Municipal Government

35 Years a Labor Lawyer: Stuart Salles Reflects

March 3, 2016
By Steven Wishnia

New York, NY – The city’s about 180 environmental police officers are a little-known but crucial part of its workforce: They guard its water supply, its reservoirs and filtration plants. And in January, they won one of the largest raises city workers have received in the last decade: They will get a 26% salary increase over the next seven years.

The man who negotiated that deal for the Law Enforcement Employees Benevolent Association was labor lawyer Stuart Salles, who has been representing unions for more than 35 years. One reason the environmental officers got such a good deal, he says, was that they were classified as civilian employees until 2012, and the city agreed they should be brought closer to parity with other uniformed-service workers. Another is the relationships he’s built up over his decades of practice.
“Name, reputation, experience, longevity, and the respect that goes along with that,” he says, in a conference room in his offices near City Hall. “You’ve got to treat each other fairly, knowing the parameters of what the other party really needs and wants.” City Labor Commissioner Robert Linn agreed that the environmental officers deserved to be paid more, and LEEBA head Kenneth Wynder was willing to have them work 25 minutes longer each shift.

Salles, who grew up “pretty poor” in the Crown Heights section of Brooklyn, has been working since he was 12. After graduating from Brooklyn Law School, he started working for the Civil Service Retired Employees Association in 1972, mentored by its president, Herbert Bauch. He “put me on the map,” Salles says.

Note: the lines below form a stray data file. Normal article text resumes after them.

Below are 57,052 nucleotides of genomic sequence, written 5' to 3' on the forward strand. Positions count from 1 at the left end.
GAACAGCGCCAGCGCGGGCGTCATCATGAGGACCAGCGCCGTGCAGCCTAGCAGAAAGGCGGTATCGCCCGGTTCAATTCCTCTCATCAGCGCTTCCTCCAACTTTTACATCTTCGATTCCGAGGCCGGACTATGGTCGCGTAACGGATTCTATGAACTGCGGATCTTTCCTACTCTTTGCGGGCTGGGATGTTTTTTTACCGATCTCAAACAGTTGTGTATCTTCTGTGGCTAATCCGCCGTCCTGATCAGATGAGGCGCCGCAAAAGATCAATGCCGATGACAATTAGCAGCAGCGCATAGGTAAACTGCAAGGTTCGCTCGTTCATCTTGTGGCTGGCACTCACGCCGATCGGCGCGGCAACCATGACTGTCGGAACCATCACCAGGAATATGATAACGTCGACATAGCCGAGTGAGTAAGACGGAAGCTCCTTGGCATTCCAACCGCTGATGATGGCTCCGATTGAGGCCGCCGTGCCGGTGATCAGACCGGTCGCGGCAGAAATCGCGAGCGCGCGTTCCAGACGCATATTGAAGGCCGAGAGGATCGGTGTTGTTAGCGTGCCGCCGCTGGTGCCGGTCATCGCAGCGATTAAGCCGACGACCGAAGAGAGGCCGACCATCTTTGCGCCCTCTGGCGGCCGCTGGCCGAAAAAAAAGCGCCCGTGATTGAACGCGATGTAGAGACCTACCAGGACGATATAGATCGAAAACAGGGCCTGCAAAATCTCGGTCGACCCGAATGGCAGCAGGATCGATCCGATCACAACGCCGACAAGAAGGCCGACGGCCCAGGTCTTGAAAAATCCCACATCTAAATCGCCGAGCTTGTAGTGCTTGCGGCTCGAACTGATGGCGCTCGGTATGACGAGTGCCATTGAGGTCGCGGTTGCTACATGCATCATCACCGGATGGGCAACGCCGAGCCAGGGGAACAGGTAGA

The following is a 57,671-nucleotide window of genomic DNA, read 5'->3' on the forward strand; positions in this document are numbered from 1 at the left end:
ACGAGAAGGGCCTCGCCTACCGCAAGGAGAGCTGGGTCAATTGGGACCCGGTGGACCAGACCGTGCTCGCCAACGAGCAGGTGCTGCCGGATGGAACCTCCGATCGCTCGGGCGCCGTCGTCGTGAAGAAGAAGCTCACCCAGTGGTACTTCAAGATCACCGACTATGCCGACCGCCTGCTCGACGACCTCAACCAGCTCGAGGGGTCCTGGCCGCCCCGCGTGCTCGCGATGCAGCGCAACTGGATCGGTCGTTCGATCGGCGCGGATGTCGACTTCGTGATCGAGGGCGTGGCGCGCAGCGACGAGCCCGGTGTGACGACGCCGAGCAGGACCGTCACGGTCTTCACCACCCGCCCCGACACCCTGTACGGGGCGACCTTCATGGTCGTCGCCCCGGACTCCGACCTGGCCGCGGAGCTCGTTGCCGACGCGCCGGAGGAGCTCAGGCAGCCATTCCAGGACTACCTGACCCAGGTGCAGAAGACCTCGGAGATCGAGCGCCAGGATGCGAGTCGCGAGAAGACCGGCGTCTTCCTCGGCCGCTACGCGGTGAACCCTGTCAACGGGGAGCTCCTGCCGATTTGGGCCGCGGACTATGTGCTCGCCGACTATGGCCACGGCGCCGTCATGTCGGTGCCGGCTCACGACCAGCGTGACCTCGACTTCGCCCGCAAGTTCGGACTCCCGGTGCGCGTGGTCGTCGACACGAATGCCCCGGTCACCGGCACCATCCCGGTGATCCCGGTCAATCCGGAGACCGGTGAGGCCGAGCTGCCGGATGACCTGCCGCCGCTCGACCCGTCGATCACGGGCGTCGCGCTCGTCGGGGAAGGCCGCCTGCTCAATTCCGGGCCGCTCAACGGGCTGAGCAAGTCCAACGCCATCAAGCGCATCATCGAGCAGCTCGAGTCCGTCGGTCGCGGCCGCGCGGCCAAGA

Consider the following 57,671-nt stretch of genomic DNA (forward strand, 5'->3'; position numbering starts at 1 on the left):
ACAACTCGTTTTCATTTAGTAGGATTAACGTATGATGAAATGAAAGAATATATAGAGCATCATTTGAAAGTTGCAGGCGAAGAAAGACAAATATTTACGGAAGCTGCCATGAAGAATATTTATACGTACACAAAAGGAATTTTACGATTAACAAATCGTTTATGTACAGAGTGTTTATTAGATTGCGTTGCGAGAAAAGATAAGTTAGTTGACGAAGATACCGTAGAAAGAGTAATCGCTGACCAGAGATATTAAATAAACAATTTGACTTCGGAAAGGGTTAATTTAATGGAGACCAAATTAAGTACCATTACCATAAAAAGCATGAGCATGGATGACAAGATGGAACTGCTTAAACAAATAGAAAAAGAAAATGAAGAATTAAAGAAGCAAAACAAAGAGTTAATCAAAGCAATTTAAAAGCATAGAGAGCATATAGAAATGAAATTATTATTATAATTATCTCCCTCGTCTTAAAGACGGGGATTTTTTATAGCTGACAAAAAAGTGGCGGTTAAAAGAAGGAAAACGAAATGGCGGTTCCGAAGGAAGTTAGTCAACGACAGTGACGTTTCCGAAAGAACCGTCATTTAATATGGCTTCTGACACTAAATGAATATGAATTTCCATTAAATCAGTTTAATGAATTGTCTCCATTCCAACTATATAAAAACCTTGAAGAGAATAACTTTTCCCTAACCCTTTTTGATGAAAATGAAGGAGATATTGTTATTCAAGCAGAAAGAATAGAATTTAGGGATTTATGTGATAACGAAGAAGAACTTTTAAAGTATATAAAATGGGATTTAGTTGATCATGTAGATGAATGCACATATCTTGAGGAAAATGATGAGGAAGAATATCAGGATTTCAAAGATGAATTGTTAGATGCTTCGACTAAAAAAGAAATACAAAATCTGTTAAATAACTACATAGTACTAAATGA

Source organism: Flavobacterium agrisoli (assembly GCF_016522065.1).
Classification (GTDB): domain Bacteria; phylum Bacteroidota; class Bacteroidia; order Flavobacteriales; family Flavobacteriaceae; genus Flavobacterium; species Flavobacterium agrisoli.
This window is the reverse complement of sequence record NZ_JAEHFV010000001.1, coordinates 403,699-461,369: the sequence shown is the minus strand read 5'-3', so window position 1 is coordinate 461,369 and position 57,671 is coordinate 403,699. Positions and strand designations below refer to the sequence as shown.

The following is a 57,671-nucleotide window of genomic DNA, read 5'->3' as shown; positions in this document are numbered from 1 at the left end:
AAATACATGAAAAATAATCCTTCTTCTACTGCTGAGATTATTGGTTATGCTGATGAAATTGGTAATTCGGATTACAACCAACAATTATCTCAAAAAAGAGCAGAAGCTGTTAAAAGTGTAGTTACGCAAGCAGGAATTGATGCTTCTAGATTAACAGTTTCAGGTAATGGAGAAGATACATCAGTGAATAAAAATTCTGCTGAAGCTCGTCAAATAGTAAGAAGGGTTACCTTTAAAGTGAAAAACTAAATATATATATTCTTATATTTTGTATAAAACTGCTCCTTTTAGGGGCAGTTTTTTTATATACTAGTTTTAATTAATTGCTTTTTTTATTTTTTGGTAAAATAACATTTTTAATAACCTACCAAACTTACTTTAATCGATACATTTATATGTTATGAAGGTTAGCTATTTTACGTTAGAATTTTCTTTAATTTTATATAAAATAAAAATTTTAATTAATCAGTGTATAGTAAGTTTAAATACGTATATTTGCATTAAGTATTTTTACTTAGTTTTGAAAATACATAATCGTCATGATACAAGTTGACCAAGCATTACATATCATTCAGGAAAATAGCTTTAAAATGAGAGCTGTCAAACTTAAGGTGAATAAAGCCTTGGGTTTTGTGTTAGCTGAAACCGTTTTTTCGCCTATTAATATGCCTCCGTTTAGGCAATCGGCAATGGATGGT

He’s been running his own firm since 1984, representing exclusively public-employee unions. The eight staff attorneys handle tasks like arbitration, disciplinary procedures, wills, and divorces for members, while Salles specializes in disability pensions. He files more than 150 claims a year, representing clients from the initial reviews of their medical records to their interviews with the medical boards that will rule on them.

To win these claims, he explains, you have to prove two things: That the worker is unable to work, and that their disability is work-related. Police and firefighters can get three-fourths of their salary in those cases, while teachers can get two-thirds. If their disability is not work-related, city employees can get an “ordinary” pension of one-third their salary if they have at least 10 years on the job. “We do a lot of that also,” he says.

Contract negotiations are a more intermittent part of his work, coming in bursts every few years. Over the years, he says, “it’s become more difficult to achieve the numbers in salary and benefits.” With money tighter for the city, it’s no longer common for workers to get annual raises of 5% or 6%. In the most recent round of contracts, he notes, city workers got raises of 10%-11% spread over seven years.

“Back when I started, we were getting that in two years,” he says.

“I do a lot of pro bono work,” he adds. He’s counsel for four branches of the Columbia Association, the Italian-American ethnic society for city police, firefighters, transit workers, and Taxi and Limousine Commission employees.

“I’m grateful and thankful to my parents and to God to be able to be where I am today,” he says. “As long as I have good health and I love what I’m doing, I have no intention of retiring.”

March 3, 2016

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